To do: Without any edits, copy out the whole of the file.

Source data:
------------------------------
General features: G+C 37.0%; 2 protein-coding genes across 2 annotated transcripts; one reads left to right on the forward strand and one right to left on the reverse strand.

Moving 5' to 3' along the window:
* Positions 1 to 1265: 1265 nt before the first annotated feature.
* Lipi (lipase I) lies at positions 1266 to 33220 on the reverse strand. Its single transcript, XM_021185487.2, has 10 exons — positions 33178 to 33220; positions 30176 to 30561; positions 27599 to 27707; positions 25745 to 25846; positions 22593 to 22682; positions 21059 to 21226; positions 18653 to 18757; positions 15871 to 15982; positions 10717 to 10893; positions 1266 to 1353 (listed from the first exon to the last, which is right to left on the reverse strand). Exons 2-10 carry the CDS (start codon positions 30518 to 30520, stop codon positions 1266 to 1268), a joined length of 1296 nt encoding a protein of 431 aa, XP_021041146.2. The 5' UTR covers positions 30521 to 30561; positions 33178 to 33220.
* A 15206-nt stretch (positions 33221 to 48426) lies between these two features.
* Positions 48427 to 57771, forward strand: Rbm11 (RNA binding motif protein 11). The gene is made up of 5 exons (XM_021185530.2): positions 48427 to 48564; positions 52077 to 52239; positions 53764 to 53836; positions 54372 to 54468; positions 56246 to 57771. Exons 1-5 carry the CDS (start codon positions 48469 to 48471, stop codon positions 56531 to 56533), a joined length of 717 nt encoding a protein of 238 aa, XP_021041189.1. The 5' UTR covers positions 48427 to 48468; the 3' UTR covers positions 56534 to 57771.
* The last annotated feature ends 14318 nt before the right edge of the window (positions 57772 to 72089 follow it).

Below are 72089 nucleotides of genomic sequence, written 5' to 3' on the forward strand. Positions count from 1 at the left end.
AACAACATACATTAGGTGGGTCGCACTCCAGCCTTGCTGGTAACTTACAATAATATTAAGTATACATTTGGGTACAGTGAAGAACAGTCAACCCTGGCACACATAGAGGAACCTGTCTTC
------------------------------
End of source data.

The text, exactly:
General features: G+C 37.0%; 2 protein-coding genes across 2 annotated transcripts; one reads left to right on the forward strand and one right to left on the reverse strand.

Moving 5' to 3' along the window:
* Positions 1 to 1265: 1265 nt before the first annotated feature.
* Lipi (lipase I) lies at positions 1266 to 33220 on the reverse strand. Its single transcript, XM_021185487.2, has 10 exons — positions 33178 to 33220; positions 30176 to 30561; positions 27599 to 27707; positions 25745 to 25846; positions 22593 to 22682; positions 21059 to 21226; positions 18653 to 18757; positions 15871 to 15982; positions 10717 to 10893; positions 1266 to 1353 (listed from the first exon to the last, which is right to left on the reverse strand). Exons 2-10 carry the CDS (start codon positions 30518 to 30520, stop codon positions 1266 to 1268), a joined length of 1296 nt encoding a protein of 431 aa, XP_021041146.2. The 5' UTR covers positions 30521 to 30561; positions 33178 to 33220.
* A 15206-nt stretch (positions 33221 to 48426) lies between these two features.
* Positions 48427 to 57771, forward strand: Rbm11 (RNA binding motif protein 11). The gene is made up of 5 exons (XM_021185530.2): positions 48427 to 48564; positions 52077 to 52239; positions 53764 to 53836; positions 54372 to 54468; positions 56246 to 57771. Exons 1-5 carry the CDS (start codon positions 48469 to 48471, stop codon positions 56531 to 56533), a joined length of 717 nt encoding a protein of 238 aa, XP_021041189.1. The 5' UTR covers positions 48427 to 48468; the 3' UTR covers positions 56534 to 57771.
* The last annotated feature ends 14318 nt before the right edge of the window (positions 57772 to 72089 follow it).

Below are 72089 nucleotides of genomic sequence, written 5' to 3' on the forward strand. Positions count from 1 at the left end.
AACAACATACATTAGGTGGGTCGCACTCCAGCCTTGCTGGTAACTTACAATAATATTAAGTATACATTTGGGTACAGTGAAGAACAGTCAACCCTGGCACACATAGAGGAACCTGTCTTC